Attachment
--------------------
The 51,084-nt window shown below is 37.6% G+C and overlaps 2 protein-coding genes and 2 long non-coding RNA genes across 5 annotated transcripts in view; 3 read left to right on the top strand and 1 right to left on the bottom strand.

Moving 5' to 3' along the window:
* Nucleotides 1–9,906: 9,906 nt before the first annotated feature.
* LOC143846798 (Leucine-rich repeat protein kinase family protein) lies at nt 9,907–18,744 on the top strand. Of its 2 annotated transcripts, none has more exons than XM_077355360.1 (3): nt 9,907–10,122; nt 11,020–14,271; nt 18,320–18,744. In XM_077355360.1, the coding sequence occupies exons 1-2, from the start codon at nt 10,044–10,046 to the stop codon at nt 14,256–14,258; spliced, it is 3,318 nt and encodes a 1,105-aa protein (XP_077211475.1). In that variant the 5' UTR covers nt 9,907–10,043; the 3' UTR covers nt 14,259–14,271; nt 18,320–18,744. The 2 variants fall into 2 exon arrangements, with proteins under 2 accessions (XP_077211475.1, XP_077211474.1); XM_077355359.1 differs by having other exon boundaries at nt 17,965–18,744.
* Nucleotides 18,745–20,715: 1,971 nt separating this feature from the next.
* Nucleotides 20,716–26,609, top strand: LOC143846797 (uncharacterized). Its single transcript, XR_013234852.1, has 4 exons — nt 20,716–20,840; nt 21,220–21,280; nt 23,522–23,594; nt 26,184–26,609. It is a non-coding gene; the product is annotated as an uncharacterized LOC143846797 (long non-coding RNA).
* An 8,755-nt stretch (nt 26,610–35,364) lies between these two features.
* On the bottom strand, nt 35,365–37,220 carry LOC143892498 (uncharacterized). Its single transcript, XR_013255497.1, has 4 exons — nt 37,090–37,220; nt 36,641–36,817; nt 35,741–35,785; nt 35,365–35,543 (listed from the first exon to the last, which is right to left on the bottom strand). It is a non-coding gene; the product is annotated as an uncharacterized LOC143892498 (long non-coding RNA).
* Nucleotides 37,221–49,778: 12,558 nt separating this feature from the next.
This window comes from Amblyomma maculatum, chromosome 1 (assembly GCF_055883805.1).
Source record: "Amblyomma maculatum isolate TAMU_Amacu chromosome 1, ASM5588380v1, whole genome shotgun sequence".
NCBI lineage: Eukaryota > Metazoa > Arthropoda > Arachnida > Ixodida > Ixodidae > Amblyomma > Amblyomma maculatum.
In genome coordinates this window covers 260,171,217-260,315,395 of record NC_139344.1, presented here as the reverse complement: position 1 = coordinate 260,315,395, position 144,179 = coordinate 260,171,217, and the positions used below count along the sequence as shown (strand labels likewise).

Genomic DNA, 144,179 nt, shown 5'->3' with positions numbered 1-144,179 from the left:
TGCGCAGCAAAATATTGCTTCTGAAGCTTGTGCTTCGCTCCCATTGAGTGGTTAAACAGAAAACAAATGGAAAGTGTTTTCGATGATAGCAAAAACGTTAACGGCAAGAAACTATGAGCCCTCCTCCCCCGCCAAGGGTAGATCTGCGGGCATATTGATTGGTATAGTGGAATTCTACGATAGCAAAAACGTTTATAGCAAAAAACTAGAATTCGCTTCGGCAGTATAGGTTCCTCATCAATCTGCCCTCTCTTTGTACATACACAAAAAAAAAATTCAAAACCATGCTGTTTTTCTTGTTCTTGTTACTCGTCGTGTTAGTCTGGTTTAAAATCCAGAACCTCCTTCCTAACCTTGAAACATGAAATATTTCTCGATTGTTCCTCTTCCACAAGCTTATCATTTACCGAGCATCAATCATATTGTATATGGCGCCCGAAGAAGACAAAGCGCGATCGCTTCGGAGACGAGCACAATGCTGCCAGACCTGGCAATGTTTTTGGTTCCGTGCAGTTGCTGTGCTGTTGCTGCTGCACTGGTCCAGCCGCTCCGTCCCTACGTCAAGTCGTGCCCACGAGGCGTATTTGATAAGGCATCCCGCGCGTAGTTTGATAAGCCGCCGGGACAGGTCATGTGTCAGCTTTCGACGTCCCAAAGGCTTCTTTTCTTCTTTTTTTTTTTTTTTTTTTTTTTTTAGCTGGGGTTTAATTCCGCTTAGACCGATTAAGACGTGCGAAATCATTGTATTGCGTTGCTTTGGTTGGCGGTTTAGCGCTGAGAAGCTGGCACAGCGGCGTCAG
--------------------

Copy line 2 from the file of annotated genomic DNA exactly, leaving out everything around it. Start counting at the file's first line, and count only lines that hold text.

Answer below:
Moving 5' to 3' along the window: